By now, you might have seen the new commercial from Amazon that features an attractive male sunbather chatting about the new Kindle Paperwhite with an sweet-looking female the next chair over. In the last scene, she says her husband is at the cabana getting her a drink. He says, “So’s mine!” and they both look back to see two men chatting while the bartender fills their order.
If Amazon is alienating the Republican Party with that casual acceptance of gay marriage, it doesn’t seem to be too concerned.
Gay advertising has come a long way, which is good enough news for the Gay Ad Network and Magnify.net that last week it began offering an expanded suite of commercial possibilities.
The Gay Ad Network’s new partnerships allows its 300 LGBT publishers (homorazzi, com, Joe.My.God.com, proudparenting.com and gaygirlnet.com among 300 or so others) to access video from mainstream providers like YouTube, BBC News, Reuters, Brightcove, Daily Motion, Vimeo, Veoh, eHow and Blip.tv, with Gay Ad Network providing demographic and third-party behavioral data attributes to advertisers.
Additionally, the network now will serve as the national sales representative for Gwist, the new YouTube partnered channel for gay and lesbian videos that began a couple months ago.
I watched a little the other day and saw pre-roll for the Princess cruise lines, Oral B toothbrushes and NTB auto accessories stores, and a banner advertising homes loans for veterans.
The ads didn’t have a gay tint like the Amazon one does, but Gay Ad Network CEO Mark Elderkin says that these days, more than half the ads his company handles are, one way or the other, mindful of their potential audience. That ranges from a Miller-Coors ad that doesn’t have any women in it (“It wasn’t all about the women they were going to meet,” he says) to ads for the Key West convention and tourism bureau (“Out Before It Was In”) which brags about that vacation spot’s long, gay-friendly history. Ads aimed directly at lesbians, he says, still are few and far between. He says there aren’t that many lesbian sites, and that many advertisers think if they’re aiming their message at women, they’ll hit lesbians effectively.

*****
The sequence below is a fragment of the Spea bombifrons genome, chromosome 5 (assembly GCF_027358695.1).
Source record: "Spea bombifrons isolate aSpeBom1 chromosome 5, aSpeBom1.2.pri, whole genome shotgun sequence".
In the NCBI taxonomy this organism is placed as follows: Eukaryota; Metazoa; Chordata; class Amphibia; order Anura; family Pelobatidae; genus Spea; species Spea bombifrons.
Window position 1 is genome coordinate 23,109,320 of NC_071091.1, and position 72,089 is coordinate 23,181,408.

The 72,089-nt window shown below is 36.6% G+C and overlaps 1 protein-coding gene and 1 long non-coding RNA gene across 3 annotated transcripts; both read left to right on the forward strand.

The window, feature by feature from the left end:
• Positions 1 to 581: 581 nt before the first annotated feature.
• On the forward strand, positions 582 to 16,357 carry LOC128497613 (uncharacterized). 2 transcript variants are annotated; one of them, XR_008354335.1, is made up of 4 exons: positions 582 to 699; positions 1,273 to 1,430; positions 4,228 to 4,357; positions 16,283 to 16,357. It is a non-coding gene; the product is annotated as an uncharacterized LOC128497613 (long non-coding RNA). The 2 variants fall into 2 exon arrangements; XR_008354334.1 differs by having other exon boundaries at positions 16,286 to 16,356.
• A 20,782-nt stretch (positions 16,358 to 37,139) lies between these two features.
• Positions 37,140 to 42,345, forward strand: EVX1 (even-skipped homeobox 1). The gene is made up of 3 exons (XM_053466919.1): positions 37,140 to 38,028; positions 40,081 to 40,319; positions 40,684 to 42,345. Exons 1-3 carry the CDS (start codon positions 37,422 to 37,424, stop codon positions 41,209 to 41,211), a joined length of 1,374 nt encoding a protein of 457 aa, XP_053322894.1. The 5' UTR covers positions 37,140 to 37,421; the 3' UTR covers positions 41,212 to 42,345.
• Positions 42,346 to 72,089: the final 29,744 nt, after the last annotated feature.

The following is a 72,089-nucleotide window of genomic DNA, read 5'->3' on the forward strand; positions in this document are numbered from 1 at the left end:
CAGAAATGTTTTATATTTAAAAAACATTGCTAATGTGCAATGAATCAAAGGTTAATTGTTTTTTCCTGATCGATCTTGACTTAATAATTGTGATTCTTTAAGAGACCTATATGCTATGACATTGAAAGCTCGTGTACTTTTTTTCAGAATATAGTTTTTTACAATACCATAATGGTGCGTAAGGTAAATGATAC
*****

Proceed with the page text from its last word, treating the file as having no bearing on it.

But compared to early days, “There’s quite a bit of customization in the creative,” Elderkin says. “Advertisers can now create advertising that talks to directly to this market. They don’t have to go up 10,000 feet and have a broad generic message. They can be a lot more engaging to the audience.”
Gays and lesbians tend to over-index in terms of their use of the Internet and mobile devices and there’s a relatively huge body of information about gay consumers that tends to suggest they’re good customers to court. In fact, Elderkin says that until these latest expansions, Gay Ad Network was having something of an inventory problem—too many ads, too few places to put them. That’s a dilemma the general online video advertising business sort of wishes it was facing.
Elderkin also started the YouTube-like Gaycast.net a couple years ago. Together with the 300 LGBT Websites that are affiliated with Gay Ad Network, 6 million uniques access the sites monthly, making Gay Ad Network the category leader.
Elderkin started in the business in 1994, when he had the smarts to acquire the gay.com domain. He parlayed that into several businesses since then. He’s seen the business change radically in that time, too. (He recommends visiting commercialcloset.org, which is an archive and news site for gay-oriented advertising.)
“It’s past the tipping point now,” he says, referring to advertiser and consumer acceptance. “In the last five years, now it’s become the majority rather than minority that are addressing gay consumers. For Starbucks, JC Penney, it’s not taboo. They’re not thinking about the backlash. Now they’re doubling down in gay media and they’re saying, we won’t even be afraid in mainstream media. Before, gay advertising wasn’t seen outside of a small set of consumers. Now they’re taking the next step.”